ACQUISITION, STORAGE, RETRIEVAL
Each of us has a huge number of memories. We can recall what we did yesterday, or last summer. We can remember what the capital of France is, or what the chemical formula is for water. We remember how to ride a bicycle and how to throw a baseball. These examples—remembering episodes, remembering general facts, and remembering skills or procedures—actually draw on different memory systems; but it also turns outthat the various types of memory have some things in common, so let’s begin with the common elements.
Any act of remembering requires success at three aspects of the memory process. First, in order to remember, you must learn something—that is, you must put some information into your memory. This point seems obvious, but it deserves emphasis because many failures of memory are, in fact, failures in this initial stage of acquisition. For example, imag-ine meeting someone at a party, being told his name, and moments later realizing that you don’t have a clue what his name is—even though you just heard it! This common (but embarrassing) experience is probably not the result of ultrarapid forgetting. Instead, it’s likely to stem from a failure in acquisition. You were exposed to the name but barely paid attention to it and, as a result, never learned it in the first place.
The next aspect of remembering is stor-age. To be remembered, an experience mustleave some record in the nervous system. This record—known as the memory trace—is squirreled away and held in some enduring form for later use. One question to be asked here is how permanent this storage is: Once information is in storage, does it stay there forever? Or does informa-tion in storage gradually fade away? We’ll tackle these questions later.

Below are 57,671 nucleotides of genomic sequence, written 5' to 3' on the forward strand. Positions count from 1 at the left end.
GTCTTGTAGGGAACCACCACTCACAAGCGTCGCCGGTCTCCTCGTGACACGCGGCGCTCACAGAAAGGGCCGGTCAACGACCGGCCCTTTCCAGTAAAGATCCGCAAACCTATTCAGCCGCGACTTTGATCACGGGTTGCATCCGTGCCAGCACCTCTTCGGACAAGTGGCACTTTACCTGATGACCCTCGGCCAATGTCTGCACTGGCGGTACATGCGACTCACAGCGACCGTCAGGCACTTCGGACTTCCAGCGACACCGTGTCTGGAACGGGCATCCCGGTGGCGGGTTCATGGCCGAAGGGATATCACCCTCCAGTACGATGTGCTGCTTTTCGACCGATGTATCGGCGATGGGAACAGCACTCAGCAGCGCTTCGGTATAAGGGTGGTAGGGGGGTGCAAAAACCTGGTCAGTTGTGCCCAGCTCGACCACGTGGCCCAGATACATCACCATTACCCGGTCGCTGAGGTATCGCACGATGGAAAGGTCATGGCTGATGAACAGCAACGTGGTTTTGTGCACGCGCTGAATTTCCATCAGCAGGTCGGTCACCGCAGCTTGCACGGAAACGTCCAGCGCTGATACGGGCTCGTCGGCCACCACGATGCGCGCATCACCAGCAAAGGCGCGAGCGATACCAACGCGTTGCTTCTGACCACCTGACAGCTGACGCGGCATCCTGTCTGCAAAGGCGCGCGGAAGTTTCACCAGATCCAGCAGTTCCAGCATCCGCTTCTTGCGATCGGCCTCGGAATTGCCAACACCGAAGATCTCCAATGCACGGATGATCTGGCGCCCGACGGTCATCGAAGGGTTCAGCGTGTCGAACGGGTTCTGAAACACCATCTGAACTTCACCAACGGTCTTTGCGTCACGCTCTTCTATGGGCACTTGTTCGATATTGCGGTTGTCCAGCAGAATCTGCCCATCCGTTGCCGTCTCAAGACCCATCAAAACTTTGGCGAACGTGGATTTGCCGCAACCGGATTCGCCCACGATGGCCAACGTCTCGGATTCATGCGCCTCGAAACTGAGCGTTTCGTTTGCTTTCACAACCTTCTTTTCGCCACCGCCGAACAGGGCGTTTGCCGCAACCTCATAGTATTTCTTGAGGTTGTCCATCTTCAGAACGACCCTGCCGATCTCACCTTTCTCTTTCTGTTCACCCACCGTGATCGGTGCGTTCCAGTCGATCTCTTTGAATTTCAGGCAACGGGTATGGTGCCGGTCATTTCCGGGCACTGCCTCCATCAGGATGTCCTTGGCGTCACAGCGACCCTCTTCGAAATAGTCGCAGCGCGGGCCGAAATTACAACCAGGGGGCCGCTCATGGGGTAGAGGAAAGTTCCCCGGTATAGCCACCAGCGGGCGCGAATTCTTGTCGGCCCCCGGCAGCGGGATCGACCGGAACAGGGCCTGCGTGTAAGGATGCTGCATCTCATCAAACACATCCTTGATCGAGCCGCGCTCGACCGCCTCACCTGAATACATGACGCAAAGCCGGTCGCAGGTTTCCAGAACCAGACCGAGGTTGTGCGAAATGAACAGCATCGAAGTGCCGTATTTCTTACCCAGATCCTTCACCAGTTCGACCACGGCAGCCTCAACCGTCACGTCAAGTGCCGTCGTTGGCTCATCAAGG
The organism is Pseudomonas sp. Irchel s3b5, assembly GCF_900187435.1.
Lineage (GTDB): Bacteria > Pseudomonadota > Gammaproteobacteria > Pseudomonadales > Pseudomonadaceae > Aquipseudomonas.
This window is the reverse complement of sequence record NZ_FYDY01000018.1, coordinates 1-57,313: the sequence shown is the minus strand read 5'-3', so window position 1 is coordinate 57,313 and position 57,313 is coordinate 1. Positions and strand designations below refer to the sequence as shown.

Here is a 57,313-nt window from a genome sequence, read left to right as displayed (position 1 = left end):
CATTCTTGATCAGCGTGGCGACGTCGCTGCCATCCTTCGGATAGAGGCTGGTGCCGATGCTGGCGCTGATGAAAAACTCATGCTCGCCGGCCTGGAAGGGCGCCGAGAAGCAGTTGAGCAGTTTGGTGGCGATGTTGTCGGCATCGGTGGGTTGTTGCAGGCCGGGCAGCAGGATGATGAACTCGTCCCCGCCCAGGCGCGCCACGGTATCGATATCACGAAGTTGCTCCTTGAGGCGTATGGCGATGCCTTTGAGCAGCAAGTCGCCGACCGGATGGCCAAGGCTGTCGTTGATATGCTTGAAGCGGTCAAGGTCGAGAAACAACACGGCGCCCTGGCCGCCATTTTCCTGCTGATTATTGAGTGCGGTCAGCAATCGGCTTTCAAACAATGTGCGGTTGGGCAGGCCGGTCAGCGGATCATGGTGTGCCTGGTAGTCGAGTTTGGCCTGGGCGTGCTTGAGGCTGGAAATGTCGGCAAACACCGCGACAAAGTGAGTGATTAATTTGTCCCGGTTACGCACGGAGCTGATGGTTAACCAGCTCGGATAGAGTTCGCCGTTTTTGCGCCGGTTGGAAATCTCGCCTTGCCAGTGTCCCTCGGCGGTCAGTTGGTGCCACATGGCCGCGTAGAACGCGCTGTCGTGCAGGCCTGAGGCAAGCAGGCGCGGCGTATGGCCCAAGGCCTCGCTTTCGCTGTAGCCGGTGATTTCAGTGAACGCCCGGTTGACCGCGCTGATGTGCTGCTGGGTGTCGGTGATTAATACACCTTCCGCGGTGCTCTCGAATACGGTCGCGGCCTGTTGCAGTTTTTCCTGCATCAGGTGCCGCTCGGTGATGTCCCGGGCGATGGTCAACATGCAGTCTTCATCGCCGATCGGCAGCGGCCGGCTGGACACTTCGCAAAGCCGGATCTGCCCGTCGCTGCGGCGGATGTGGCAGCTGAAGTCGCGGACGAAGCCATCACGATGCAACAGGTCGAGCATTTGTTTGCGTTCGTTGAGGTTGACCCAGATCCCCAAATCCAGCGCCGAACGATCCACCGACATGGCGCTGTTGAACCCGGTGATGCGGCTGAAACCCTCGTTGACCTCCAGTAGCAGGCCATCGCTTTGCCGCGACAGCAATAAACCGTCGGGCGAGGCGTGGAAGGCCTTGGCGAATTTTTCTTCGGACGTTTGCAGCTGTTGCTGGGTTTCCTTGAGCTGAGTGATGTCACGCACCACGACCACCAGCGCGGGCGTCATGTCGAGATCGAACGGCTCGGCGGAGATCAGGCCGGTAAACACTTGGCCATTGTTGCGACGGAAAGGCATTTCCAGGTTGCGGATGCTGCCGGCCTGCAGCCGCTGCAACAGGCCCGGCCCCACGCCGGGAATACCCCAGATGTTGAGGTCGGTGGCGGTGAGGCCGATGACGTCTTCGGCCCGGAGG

The final aspect of remembering is retrieval,the process through which you draw information from storage and use it. Sometimes,retrieval takes the form of recall — a process in which you retrieve information from memory in response to somecue or question (Figure 8.1A). Trying to answer a question like “What is Sue’s boyfriend’s name?” or “Can you remember the last time you were in California?” requires recall. A different way to retrieve information is through recognition (Figure 8.1B). In this kind of retrieval, you’re presented with a name, fact, or situation and are asked if you have encountered it before. “Is this the man you saw at the bank robbery?” or “Was the movie you saw called Memento?” are questions requiring recognition. Recognition can also be tested with multiple items: “Which of these pictures shows the man you saw earlier?” This latter format obviously resembles a multiple-choice exam, and in fact multiple-choice testing in the classroom probes your ability to recognize previously learned mate-rial. In contrast, exams that rely on essays or short answers emphasize recall.
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